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Gentiloni: “IS a serious threat. Europe must do more for persecuted Christians” (Avvenire)

Gentiloni: “IS a serious threat. Europe must do more for persecuted Christians” (Avvenire)

Real terrorism risk in Italy also

by Arturo Celletti


The threat of terrorism exists. It is real. But careful not to equate Islam or immigrants with terrorism.

Paolo Gentiloni pauses a moment to think, then underscores those two points even more clearly. Point one: Beware of criminalizing Islam, the time has come for interfaith encounter and dialogue”.

Point two: “Anyone who leads Italians to believe that the boats arriving on our coasts are full of terrorists does violence to the truth and creates a deep cultural wound”. The foreign minister speaks with us for 70 minutes about persecuted Christians and the fight against terrorism; of the need to intervene in Libya and sanctions against Russia; of Cuba and a changing world. He then steers the conversation onto the economy and warns the EU: let’s take a lesson from Obama, it’s time for growth and investments.

We are at the Farnesina and it’s just gone noon. Gentiloni has just received the Italian ambassador in Delhi to discuss the lengthy negotiations regarding the Marines. The minister’s message is firm, but without rigidity or ultimatums.

“We were deeply disappointed by the Supreme Court’s 16 December decision. Yes, disappointed because our contacts and dialogue with the Indian government have not produced the expected results”. Gentiloni thinks of Massimiliano Latorre, who is in Italy due to illness and who India wants to have back; and of Salvatore Girone, who is still in India and was denied  permission to spend the holidays at home. “The government has the duty to express the solidarity of the entire country with these two Marines, with their families, and especially during the holidays”, repeats the minister who, after he spoke with the Italian ambassador, decided to send a message to the Indian government. “We hear talk of open dialogue from the various parts of the Indian government but, frankly, we expect rapid and tangible results. Because after what happened ten days ago we can no longer be satisfied with generic references to dialogue. I repeat: we consider the decision very serious, not least because the requests denied were made on the basis of humanitarian concerns. And our disappointment led to recalling our ambassador in Delhi to Italy”. Another pause, “This does not mean that we have interrupted contact or that diplomatic relations have been severed; but serves as a demonstration of our discontent and gives us the space to consider our next moves”.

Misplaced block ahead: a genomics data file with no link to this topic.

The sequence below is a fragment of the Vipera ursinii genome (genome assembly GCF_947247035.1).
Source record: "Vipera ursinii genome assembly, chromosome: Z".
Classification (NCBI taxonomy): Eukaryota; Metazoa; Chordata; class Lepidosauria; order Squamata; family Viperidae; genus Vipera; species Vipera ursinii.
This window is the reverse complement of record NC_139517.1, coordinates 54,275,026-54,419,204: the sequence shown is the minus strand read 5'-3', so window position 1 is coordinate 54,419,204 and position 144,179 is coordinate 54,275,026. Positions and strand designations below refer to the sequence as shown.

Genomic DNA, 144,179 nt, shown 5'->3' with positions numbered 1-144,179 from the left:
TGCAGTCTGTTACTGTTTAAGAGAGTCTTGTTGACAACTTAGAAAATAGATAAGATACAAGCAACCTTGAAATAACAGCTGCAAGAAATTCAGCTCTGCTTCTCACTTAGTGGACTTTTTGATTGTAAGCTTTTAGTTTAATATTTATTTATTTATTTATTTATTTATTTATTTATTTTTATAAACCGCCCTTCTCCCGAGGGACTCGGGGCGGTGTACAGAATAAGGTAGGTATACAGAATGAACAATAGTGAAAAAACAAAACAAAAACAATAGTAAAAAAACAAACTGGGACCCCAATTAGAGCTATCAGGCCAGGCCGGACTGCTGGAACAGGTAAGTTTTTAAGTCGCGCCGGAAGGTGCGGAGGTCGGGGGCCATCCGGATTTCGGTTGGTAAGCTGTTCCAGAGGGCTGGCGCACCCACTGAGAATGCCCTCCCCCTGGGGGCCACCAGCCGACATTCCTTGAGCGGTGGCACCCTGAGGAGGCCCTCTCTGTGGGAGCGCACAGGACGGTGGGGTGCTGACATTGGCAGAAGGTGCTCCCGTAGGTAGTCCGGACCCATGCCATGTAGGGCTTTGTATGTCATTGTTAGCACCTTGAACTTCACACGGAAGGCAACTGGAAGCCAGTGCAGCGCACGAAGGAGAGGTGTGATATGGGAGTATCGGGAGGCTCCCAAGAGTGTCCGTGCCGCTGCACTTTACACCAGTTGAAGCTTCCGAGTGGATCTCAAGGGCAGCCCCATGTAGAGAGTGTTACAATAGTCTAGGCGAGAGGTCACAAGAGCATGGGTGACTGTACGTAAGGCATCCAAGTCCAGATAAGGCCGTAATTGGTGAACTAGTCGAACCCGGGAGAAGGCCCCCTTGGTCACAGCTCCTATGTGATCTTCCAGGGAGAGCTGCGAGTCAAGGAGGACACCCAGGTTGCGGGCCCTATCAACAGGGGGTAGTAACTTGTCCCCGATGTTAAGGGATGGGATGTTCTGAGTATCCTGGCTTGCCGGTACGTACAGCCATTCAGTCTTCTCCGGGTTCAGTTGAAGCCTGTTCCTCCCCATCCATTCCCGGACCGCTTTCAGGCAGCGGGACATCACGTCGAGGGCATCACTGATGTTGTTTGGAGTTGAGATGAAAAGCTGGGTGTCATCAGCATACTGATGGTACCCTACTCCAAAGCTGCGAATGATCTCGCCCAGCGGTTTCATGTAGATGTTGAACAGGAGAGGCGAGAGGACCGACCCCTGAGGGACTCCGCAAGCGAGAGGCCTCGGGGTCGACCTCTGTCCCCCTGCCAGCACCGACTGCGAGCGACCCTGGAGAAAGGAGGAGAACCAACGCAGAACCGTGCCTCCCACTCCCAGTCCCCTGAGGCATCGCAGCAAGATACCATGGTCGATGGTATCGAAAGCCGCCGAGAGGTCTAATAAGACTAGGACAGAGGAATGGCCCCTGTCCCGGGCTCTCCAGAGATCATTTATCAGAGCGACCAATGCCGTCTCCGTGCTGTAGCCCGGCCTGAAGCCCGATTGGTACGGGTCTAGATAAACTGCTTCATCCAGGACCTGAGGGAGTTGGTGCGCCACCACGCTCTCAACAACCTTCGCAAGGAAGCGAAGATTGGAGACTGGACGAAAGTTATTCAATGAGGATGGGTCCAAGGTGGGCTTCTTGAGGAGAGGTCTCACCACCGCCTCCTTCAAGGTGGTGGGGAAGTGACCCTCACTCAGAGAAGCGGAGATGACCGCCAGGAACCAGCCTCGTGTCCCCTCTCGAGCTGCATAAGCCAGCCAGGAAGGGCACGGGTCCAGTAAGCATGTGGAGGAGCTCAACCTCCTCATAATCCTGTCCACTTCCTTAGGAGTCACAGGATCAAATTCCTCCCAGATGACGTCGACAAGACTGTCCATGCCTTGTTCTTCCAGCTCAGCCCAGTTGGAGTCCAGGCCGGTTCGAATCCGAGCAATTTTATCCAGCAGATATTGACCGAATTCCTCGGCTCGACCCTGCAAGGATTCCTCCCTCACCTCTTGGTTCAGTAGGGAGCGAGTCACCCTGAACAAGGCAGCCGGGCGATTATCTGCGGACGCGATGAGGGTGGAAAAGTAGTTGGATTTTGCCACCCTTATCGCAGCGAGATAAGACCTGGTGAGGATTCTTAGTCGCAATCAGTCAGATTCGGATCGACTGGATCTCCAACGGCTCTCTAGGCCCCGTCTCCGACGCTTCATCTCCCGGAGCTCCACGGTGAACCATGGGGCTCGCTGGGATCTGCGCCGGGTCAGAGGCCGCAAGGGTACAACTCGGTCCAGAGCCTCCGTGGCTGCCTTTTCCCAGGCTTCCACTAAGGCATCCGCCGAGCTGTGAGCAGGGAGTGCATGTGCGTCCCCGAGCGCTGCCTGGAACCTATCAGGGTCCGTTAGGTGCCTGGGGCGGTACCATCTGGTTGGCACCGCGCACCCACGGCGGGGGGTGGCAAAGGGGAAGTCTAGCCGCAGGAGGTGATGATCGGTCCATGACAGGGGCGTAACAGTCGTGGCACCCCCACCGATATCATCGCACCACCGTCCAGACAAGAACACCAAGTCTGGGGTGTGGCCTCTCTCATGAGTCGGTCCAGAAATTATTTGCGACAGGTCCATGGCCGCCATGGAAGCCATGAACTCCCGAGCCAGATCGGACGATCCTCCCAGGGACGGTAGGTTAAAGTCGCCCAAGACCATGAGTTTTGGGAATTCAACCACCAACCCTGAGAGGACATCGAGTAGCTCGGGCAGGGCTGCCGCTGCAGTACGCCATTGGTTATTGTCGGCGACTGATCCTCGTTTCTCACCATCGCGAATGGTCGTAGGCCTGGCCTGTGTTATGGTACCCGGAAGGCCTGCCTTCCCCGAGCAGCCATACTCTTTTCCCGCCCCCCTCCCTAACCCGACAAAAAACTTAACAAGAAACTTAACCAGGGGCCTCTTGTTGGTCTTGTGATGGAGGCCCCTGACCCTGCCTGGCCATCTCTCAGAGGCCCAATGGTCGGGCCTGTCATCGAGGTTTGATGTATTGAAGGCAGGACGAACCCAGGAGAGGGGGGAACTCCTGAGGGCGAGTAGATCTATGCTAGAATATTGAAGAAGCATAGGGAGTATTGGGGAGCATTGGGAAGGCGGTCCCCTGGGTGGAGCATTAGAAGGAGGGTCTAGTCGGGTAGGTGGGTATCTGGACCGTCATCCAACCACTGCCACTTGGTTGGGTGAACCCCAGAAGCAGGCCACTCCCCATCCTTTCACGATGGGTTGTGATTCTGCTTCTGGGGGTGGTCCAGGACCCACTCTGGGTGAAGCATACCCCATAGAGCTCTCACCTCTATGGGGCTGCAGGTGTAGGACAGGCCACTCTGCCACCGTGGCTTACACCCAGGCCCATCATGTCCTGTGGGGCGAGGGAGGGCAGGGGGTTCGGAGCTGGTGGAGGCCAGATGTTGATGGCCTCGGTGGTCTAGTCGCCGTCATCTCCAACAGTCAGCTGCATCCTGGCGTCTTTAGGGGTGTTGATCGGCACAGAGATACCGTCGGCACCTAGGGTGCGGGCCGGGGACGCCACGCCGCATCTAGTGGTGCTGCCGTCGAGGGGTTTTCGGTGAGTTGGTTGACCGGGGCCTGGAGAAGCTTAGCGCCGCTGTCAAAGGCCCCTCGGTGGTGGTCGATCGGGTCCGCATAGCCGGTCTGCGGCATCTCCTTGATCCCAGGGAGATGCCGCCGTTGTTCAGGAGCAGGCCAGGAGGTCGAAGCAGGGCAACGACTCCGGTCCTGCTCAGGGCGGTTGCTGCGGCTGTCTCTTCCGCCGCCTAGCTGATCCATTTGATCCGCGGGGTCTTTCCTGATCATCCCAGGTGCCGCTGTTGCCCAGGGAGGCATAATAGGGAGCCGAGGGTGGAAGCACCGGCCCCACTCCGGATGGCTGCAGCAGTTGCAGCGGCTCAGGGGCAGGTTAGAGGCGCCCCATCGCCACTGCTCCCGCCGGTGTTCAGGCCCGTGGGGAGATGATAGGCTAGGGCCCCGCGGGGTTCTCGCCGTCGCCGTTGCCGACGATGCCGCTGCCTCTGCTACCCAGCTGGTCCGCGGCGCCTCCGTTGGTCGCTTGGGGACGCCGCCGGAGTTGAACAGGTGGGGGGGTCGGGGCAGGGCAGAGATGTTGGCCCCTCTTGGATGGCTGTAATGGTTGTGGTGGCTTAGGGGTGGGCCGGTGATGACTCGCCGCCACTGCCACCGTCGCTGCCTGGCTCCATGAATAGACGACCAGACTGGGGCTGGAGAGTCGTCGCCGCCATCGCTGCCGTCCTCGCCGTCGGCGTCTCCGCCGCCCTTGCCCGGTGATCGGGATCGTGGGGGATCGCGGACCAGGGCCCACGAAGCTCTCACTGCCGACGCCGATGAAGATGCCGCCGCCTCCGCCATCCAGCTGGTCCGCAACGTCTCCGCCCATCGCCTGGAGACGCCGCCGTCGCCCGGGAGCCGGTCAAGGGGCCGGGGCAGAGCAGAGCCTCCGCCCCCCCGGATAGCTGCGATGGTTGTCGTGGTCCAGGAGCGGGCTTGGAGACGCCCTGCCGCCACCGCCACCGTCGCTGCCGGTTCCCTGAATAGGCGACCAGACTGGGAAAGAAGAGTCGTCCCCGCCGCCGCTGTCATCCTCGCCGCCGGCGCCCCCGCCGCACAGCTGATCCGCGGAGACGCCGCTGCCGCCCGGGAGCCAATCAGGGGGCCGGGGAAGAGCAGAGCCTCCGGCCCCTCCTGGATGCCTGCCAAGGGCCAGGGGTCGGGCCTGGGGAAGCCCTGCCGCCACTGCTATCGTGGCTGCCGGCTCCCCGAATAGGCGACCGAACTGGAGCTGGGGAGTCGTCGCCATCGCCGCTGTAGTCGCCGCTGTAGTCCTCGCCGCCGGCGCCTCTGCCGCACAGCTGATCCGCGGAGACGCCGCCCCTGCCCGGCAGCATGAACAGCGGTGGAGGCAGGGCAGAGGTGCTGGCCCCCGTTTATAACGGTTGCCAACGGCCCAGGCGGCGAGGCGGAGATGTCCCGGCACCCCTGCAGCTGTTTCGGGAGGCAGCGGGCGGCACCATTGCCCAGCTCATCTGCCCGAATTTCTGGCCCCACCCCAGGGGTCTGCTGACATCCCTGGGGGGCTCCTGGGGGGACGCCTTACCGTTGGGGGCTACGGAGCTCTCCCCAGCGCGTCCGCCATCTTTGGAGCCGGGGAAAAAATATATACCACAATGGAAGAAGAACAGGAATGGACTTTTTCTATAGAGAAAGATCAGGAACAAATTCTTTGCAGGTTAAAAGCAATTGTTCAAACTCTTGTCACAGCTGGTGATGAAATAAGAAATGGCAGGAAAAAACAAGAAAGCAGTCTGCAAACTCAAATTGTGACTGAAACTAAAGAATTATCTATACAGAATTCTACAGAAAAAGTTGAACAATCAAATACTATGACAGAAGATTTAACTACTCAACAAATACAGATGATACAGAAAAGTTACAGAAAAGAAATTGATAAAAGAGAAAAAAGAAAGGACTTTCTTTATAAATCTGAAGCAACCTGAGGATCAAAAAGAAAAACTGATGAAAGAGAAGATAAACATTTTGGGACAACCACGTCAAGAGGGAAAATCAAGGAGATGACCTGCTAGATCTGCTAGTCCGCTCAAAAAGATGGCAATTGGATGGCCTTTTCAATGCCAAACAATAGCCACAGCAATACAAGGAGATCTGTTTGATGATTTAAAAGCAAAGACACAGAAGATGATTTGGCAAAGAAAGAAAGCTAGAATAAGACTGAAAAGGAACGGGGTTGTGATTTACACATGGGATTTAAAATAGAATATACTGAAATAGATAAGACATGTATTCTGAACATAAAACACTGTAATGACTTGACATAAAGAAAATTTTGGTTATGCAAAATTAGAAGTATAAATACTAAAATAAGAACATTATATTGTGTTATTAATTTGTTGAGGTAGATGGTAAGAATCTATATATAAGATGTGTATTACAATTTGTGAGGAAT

Mr. Minister, Christians around the world continue to be persecuted, but governments have failed to provide a resolute response.

Christians under attack is one of the tragic emergencies of our times, and there is a very real risk that aggression is intensifying against Christian minorities precisely in the places where Christianity was born. There is a desire to do something, a reawakening  of Western parliaments’ and governments’ awareness, but that’s not enough. More can be done, more must be done. We have to reflect on the words of Pope Francis and realise that there is a humanitarian emergency that is demanding strong and immediate responses. I have just returned from Iraq, from Kurdistan, and the images of what I saw are still vivid; deep consideration must be given to the viciousness of the terrorists and their actions and to forming a clearer and more united anti-Daesh front.   

Military commitment as well… 
Yes, also military. The anti-IS coalition has secured results on the level of security and on the humanitarian plane. Without such interventions the Yazidis would have been annihilated and the Christian minorities of the Nineveh Plains wiped out. There is a link between humanitarian objectives and the struggle against terrorism, and a broad awareness that without the coalition’s intervention the humanitarian tragedy would have been catastrophic.

Therefore, Italy is proud to be part of it. 
Italy participates in the coalition by supplying weaponry and training to the Kurdish Peshmerga as well as reconnaissance flights. We are not involved in combat, but take part in what is going to be a long-standing challenge to contain an unprecedented terrorist threat. That group has appropriated a religion – Islam – and is occupying vast territories, kidnapping and raping women and murdering whoever refuses to adopt their political and religious creed. It is the first time that such cruel terrorists have tried to form a State, and is a threat to be met with the military option but also with the weapon of interfaith dialogue: this appropriation of Islam must be stopped.

Do the Italian left understand the need for this military option?